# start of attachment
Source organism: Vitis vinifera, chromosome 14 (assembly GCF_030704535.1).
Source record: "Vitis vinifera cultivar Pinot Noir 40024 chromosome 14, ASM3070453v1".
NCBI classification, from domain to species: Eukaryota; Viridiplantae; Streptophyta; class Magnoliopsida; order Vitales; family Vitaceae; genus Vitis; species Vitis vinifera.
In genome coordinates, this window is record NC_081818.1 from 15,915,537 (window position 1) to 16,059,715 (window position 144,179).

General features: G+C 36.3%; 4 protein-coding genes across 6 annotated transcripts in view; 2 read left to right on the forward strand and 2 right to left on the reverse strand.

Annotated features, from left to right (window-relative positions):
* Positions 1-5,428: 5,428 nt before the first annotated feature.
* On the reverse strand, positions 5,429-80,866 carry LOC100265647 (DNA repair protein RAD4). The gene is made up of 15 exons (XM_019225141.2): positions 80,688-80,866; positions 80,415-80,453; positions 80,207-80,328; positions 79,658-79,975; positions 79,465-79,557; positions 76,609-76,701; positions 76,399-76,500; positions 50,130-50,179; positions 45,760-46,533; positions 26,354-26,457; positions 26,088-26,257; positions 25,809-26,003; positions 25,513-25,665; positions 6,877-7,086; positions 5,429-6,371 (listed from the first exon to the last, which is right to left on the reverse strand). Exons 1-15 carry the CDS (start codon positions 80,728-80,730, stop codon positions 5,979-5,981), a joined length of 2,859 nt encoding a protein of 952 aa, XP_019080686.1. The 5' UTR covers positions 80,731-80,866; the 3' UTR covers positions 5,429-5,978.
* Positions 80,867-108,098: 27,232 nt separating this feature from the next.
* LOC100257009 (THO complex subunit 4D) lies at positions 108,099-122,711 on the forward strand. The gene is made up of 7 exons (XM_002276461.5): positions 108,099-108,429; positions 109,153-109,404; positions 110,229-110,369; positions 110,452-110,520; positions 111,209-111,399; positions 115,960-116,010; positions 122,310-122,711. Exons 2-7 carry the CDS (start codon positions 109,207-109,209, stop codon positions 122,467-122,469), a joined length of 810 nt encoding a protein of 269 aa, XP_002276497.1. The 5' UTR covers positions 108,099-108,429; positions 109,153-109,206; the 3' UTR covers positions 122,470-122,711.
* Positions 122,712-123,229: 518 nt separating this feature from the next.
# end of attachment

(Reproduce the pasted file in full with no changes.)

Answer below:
Source organism: Vitis vinifera, chromosome 14 (assembly GCF_030704535.1).
Source record: "Vitis vinifera cultivar Pinot Noir 40024 chromosome 14, ASM3070453v1".
NCBI classification, from domain to species: Eukaryota; Viridiplantae; Streptophyta; class Magnoliopsida; order Vitales; family Vitaceae; genus Vitis; species Vitis vinifera.
In genome coordinates, this window is record NC_081818.1 from 15,915,537 (window position 1) to 16,059,715 (window position 144,179).

General features: G+C 36.3%; 4 protein-coding genes across 6 annotated transcripts in view; 2 read left to right on the forward strand and 2 right to left on the reverse strand.

Annotated features, from left to right (window-relative positions):
* Positions 1-5,428: 5,428 nt before the first annotated feature.
* On the reverse strand, positions 5,429-80,866 carry LOC100265647 (DNA repair protein RAD4). The gene is made up of 15 exons (XM_019225141.2): positions 80,688-80,866; positions 80,415-80,453; positions 80,207-80,328; positions 79,658-79,975; positions 79,465-79,557; positions 76,609-76,701; positions 76,399-76,500; positions 50,130-50,179; positions 45,760-46,533; positions 26,354-26,457; positions 26,088-26,257; positions 25,809-26,003; positions 25,513-25,665; positions 6,877-7,086; positions 5,429-6,371 (listed from the first exon to the last, which is right to left on the reverse strand). Exons 1-15 carry the CDS (start codon positions 80,728-80,730, stop codon positions 5,979-5,981), a joined length of 2,859 nt encoding a protein of 952 aa, XP_019080686.1. The 5' UTR covers positions 80,731-80,866; the 3' UTR covers positions 5,429-5,978.
* Positions 80,867-108,098: 27,232 nt separating this feature from the next.
* LOC100257009 (THO complex subunit 4D) lies at positions 108,099-122,711 on the forward strand. The gene is made up of 7 exons (XM_002276461.5): positions 108,099-108,429; positions 109,153-109,404; positions 110,229-110,369; positions 110,452-110,520; positions 111,209-111,399; positions 115,960-116,010; positions 122,310-122,711. Exons 2-7 carry the CDS (start codon positions 109,207-109,209, stop codon positions 122,467-122,469), a joined length of 810 nt encoding a protein of 269 aa, XP_002276497.1. The 5' UTR covers positions 108,099-108,429; positions 109,153-109,206; the 3' UTR covers positions 122,470-122,711.
* Positions 122,712-123,229: 518 nt separating this feature from the next.